After my losses, I took my grief and attempts at healing very seriously. I was devastated. I felt helpless, heartbroken, and depressed. The jealousy I felt towards pregnant women consumed me. And most of all I was scared. What if I can’t have children?
The emotional aftermath of miscarriage can be a long road. I’ve compiled some ways to help the grieving and healing process.
1. Perform a private ritual to say goodbye to your baby. Plant a tree, have a ceremony, or write a letter to your little bean. When we have miscarriages we miss out on the closure that funerals can provide. Creating a space to acknowledge the life that was lost can help memorialize the loss and provide a way to say goodbye.
2. Create a special object or token to honor your lost baby. For example, you could purchase a piece of jewelry with the birthstone of the baby. My second miscarriage happened a few weeks before Christmas. We bought two ornaments and had them engraved with the nicknames we had given each of our babies to put on the tree to have them as part of our holiday.
3. Give yourself space to grief. It’s ok to take time off work, friends, and facebook. You’ve suffered a devastating loss. It’s ok to feel sad.
4. Communicate with your spouse about how your are feeling. Let each other know what your are each experiencing and how the loss is affecting you. Chances are you will grieve in different ways. Communicating will help avoid the distance that this can create. My husband and I even went to a couples counseling session after our second loss, to help us communicate to each other what we were each experiencing.
5. Find someone to talk to who will help you process your feelings. I sought out a therapist after my first loss and continued therapy through my second loss. She gave me a safe place to talk about everything I was experience that others may not understand. She helped me learn to become comfortable with my feelings instead of avoiding them. This helped to release these difficult and complex emotions instead of having them stuffed inside of me, and this aided my healing process.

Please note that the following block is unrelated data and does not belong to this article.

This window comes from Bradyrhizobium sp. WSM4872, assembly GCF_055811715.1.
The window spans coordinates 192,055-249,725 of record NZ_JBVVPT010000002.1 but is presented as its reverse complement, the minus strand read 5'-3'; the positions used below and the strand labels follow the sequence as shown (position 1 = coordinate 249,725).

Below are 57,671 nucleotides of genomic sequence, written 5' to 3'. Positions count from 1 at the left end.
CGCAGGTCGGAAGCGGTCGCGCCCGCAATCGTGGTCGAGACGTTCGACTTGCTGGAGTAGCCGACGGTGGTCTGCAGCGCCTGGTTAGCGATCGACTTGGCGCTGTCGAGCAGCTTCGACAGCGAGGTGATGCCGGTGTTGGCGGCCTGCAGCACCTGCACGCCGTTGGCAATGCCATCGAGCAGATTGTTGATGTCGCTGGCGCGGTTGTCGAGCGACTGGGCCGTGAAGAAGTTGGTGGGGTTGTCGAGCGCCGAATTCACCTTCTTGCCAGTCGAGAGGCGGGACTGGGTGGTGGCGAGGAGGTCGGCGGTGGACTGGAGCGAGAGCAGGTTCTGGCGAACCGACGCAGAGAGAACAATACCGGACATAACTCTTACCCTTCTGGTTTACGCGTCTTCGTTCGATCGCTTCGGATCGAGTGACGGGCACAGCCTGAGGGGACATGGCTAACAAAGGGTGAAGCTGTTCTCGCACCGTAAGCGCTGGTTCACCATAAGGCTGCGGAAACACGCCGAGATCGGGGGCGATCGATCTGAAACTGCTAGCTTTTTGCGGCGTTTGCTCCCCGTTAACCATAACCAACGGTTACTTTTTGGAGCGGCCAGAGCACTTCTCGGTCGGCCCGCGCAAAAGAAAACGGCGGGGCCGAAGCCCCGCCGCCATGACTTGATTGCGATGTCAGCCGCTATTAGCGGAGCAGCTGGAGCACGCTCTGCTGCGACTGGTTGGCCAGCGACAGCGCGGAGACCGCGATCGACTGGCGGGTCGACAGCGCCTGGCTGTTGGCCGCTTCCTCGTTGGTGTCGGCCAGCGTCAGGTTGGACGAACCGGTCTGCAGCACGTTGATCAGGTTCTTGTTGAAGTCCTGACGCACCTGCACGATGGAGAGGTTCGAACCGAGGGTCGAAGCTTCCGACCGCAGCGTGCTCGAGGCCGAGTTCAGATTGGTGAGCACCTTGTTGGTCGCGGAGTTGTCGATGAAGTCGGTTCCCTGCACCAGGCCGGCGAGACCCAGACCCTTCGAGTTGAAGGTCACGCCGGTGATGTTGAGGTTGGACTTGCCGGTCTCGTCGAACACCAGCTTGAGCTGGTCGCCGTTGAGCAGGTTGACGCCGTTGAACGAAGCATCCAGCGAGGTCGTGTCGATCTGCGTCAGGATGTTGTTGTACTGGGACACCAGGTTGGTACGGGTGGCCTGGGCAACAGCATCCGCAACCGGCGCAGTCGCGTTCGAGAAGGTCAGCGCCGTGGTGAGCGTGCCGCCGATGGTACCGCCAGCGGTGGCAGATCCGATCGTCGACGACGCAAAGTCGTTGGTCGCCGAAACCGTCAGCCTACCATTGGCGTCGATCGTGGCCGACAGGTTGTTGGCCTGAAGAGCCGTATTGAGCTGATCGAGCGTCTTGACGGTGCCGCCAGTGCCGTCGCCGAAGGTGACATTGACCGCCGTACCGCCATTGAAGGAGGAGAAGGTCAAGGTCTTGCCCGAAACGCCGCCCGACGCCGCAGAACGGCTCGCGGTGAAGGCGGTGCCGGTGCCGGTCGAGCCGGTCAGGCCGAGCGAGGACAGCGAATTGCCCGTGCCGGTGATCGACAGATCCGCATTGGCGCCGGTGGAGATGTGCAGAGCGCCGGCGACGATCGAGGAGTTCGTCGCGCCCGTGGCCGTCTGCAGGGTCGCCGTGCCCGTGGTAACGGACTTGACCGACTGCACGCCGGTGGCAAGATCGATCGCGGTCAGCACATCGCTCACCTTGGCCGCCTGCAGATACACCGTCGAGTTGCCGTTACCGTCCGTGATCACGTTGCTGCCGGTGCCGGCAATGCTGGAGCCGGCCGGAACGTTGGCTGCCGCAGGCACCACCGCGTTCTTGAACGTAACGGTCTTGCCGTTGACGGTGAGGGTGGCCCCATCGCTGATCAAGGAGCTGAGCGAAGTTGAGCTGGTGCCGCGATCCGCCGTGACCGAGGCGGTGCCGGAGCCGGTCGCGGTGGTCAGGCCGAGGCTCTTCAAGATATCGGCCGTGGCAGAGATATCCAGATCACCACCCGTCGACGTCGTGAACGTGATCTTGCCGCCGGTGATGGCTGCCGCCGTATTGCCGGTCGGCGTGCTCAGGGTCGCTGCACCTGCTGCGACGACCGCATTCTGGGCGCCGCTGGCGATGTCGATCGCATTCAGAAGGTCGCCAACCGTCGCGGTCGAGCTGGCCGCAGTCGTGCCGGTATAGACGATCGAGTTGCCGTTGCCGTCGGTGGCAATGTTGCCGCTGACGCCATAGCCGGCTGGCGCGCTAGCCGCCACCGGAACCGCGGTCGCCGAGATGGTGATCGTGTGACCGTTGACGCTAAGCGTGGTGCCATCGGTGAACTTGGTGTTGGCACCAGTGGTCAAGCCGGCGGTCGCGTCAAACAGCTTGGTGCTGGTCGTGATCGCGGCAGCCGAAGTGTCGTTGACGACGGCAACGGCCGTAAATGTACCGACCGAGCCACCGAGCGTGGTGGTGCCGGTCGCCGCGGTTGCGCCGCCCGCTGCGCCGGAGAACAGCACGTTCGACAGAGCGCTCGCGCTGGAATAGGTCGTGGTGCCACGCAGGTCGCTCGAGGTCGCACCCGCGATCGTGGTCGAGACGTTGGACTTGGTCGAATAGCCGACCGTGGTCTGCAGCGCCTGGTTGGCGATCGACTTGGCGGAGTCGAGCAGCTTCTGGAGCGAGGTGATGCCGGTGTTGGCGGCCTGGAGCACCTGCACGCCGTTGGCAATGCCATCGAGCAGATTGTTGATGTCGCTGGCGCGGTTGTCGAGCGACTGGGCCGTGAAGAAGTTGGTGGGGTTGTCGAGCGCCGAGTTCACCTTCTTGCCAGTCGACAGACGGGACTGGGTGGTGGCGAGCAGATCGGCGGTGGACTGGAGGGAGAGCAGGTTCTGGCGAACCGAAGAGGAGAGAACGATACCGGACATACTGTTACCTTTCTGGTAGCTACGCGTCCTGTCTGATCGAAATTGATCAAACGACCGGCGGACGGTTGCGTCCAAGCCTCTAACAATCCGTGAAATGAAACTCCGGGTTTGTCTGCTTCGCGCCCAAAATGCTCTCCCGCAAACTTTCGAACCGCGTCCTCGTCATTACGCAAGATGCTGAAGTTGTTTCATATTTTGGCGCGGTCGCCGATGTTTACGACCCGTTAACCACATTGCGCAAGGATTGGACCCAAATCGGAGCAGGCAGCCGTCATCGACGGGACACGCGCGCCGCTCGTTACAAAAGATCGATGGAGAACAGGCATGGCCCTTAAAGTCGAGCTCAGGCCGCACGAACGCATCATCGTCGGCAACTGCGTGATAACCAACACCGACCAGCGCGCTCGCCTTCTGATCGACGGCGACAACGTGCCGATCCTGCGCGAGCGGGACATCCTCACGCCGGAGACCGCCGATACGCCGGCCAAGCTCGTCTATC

6. Do something special for yourself and your husband. Go on a weekend getaway, spend the day at the beach, or get a couples massage. My husband and I each took a week off following our first miscarriage, and it turned into a really special time for us. We took day trips and spent our time together talking, crying, processing, hugging, and supporting each other.
7. Don’t be afraid to say what you need from others. Often those around you will want to find ways to support you, but won’t know how. If you just need someone to listen, let them know. If you need help with groceries or taking out the dog, ask for it.
8. Stay off Facebook. It will only make you sad.
9. If you need space from pregnant friends, take it. Being around pregnancy and babies is incredibly difficult and traumatic following a loss. You can let them know you are very happy for them, but need some time on your own to heal from your loss. If they are good friends, they will understand.
10. Know that even as you start you feel better, you still may experience waves of grief and sadness and that’s ok. It doesn’t mean you are not making progress in your healing. Grieving is not a linear process. Seeing pregnancy announcements or hitting due dates and milestone may trigger your sadness. Let yourself experience these feelings, and don’t try to push them aside as that will only prolong the healing process.
11. Find support online. After my first miscarriage I tried to find a support group in Los Angeles, but was unsuccessful. Instead, I turned to forums and groups on the internet to share my experience and find others going through the same thing. It was amazing to find so many other women that I could relate to who could truly understand what I was going through. It helped me to feel less alone, during an often lonely and isolating experience.